For immediate release: January 22, 2014
The Piedmont Environmental Council
Albemarle and Greene Land Conservation Officer
434.977.2033 ext. 23
In 2013, an additional 212 acres were protected through two new conservation easements* in Greene County. This brings the total of privately protected land in the county to over 10,380 acres.
“One of the standout conservation easements for 2013 was the 118 acre Morris-Tata Farm,” said Rex Linville, Land Conservation Officer for The Piedmont Environmental Council (PEC). “Not only is this property important because of its scenic location just north of Stanardsville, but the landowners have been part of the Greene County community for many generations, and this easement is a wonderful way to preserve the family’s legacy of land stewardship.”
In 1979, Jessie Jean Morris, known as “J.J.” to his friends, left his farm on Madison Road in Greene County to four nieces and one nephew with the stipulation that they were to give it to the youngest of their children. Morris wanted some way to protect the farm. “Back then, we didn’t know anything about conservation easements,” said Jeraldine Tata, Morris’ niece. Tata is the current and sole owner of the farm because she was able to purchase her relative’s interests. As a way of honoring her uncle and his wishes for the farm, Tata placed a permanent conservation easement on the property with the Virginia Outdoors Foundation.
When asked why she preserved the family property, Tata remarked, “We are a Greene County family.” She continued to explain,“I did this because I wanted to protect our family heritage and the beautiful and picturesque countryside of Greene County.”
“The property has about 3,000 feet of farmland along the road, and it really is the start of that transition from leaving town to entering the rural countryside,“ said Linville. “Passersby that appreciate a scenic landscape can continue to enjoy the farm’s beauty because of Mrs. Tata’s conservation efforts.”
In total, conservation easements in Greene County now protect over 45 miles of streams and rivers, more than 3,110 acres of prime farming soils, over 6,700 acres of forests and 1,165 acres in the viewshed of the Appalachian Trail. These resources make Greene County a great place to live, and they are fundamental to the local and state economies. A recent study by The Piedmont Environmental Council found that nine environmental benefits — such as recreation, farm products, and water quality — contribute around $21.8 billion to Virginia’s economy every year.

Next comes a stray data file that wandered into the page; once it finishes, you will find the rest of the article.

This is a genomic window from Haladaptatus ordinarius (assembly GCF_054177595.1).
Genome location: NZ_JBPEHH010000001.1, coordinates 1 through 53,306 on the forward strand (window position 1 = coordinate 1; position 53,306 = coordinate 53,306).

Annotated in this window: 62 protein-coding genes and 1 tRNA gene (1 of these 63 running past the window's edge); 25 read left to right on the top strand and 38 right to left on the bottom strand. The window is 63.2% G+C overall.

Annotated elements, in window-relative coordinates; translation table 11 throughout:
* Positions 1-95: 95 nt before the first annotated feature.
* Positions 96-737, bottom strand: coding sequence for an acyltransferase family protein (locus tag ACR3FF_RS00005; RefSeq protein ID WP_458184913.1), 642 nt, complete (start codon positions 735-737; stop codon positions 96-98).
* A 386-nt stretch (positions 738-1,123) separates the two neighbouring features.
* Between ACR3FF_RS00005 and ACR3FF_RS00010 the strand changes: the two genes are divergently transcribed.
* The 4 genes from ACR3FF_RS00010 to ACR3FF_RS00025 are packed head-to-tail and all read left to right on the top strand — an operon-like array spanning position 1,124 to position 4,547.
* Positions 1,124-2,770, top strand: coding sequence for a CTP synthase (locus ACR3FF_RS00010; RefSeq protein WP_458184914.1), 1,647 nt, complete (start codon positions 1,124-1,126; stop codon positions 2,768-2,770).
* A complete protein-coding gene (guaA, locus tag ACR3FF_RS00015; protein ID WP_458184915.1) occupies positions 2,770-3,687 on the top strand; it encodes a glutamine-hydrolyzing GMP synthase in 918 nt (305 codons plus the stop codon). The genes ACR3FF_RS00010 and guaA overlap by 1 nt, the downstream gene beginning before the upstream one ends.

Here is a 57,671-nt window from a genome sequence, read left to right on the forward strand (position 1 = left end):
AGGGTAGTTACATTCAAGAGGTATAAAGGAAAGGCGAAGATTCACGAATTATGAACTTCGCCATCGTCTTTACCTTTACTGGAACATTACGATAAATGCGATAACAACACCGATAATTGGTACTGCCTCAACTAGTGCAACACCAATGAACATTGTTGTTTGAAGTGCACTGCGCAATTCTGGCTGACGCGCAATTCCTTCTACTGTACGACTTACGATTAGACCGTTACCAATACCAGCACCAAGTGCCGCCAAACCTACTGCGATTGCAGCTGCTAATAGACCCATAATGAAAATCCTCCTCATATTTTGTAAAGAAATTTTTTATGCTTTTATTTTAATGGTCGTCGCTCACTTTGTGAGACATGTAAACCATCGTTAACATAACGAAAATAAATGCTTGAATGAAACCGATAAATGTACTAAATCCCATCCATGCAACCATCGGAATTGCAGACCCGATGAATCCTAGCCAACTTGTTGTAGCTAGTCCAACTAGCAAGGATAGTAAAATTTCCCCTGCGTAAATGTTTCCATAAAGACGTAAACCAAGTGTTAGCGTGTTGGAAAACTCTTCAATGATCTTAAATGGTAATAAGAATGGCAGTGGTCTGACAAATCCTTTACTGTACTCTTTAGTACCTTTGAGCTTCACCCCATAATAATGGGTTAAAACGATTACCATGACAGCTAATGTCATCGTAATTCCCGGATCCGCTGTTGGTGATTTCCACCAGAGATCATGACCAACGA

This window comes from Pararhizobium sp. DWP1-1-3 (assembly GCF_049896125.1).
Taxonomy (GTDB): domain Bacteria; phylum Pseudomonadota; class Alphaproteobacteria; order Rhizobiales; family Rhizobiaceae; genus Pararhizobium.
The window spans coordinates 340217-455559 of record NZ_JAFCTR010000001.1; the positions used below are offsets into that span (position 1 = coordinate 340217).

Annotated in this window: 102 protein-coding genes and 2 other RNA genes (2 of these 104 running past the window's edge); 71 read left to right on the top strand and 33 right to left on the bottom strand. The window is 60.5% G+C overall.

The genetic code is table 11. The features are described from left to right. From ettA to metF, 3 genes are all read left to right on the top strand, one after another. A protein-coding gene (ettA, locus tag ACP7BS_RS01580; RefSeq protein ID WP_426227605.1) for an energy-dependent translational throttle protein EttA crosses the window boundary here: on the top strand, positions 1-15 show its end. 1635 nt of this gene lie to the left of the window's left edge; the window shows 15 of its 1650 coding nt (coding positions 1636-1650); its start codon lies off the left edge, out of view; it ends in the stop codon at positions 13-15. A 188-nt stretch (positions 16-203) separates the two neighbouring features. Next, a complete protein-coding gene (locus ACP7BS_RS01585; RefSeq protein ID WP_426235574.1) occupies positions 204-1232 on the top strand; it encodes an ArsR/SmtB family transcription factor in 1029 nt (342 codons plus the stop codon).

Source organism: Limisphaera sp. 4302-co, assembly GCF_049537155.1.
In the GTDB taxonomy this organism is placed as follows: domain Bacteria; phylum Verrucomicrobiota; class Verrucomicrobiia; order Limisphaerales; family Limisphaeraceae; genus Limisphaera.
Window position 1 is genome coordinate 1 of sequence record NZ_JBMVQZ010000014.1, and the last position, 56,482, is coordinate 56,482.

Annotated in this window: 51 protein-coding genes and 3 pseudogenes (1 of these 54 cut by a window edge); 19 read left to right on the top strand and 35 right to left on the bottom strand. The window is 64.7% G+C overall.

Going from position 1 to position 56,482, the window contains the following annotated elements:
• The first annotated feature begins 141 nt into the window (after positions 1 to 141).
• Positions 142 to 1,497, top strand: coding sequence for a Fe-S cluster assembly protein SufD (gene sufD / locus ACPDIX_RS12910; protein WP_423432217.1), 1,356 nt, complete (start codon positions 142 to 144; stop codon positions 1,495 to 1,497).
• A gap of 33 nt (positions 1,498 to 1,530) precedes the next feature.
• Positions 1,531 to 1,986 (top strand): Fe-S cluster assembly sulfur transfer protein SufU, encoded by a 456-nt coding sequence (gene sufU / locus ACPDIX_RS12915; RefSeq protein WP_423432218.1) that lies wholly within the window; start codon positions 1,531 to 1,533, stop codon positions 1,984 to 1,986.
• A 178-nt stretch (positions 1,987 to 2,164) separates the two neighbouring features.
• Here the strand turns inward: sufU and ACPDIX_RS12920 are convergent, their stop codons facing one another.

In 2013, PEC accepted easements on a total of five properties — taking on the responsibility to protect the 963 acres in perpetuity. PEC now holds a total of 51 easements, protecting 7,588 acres, throughout a nine-county region, which includes Loudoun, Clarke, Fauquier, Culpeper, Madison, Rappahannock, Orange, Albemarle and Greene counties. PEC also accepted the donation of 141 acres of fee-simple property in Loudoun County in 2013.
“The landowners’ love for their land and their community was once again proven by another strong year of land conservation in the Piedmont,” said Heather Richards, PEC’s Vice President for Conservation and Rural Programs. “The dedication of these landowners who have provided an incredible gift of permanent conservation to their community should be applauded by all who live in the area. The conservation easements in 2013 complement the strong planning in our region, allowing the areas around our cities and towns to grow, while preserving the countryside that makes the Piedmont a remarkably special place.”
PEC is an accredited land trust, promoting private, voluntary land conservation in Virginia’s northern Piedmont since 1972. In PEC’s nine-county region, nearly 11,600 acres were protected by conservation easements in 2013 by various non-profit organizations and government agencies. This brings the total acreage of land under conservation easement to 369,240 acres in the region. In Greene County, PEC holds four easements, which protects 343 acres of land.
PEC works with numerous conservation partners, including The Virginia Outdoors Foundation, the Virginia Department of Forestry and the Blue Ridge Foothills Conservancy, to protect land in the Piedmont.
*A conservation easement is a voluntary agreement between a landowner and a land trust (such as a public agency or a non-profit conservation group) to permanently protect natural and cultural resources on their land.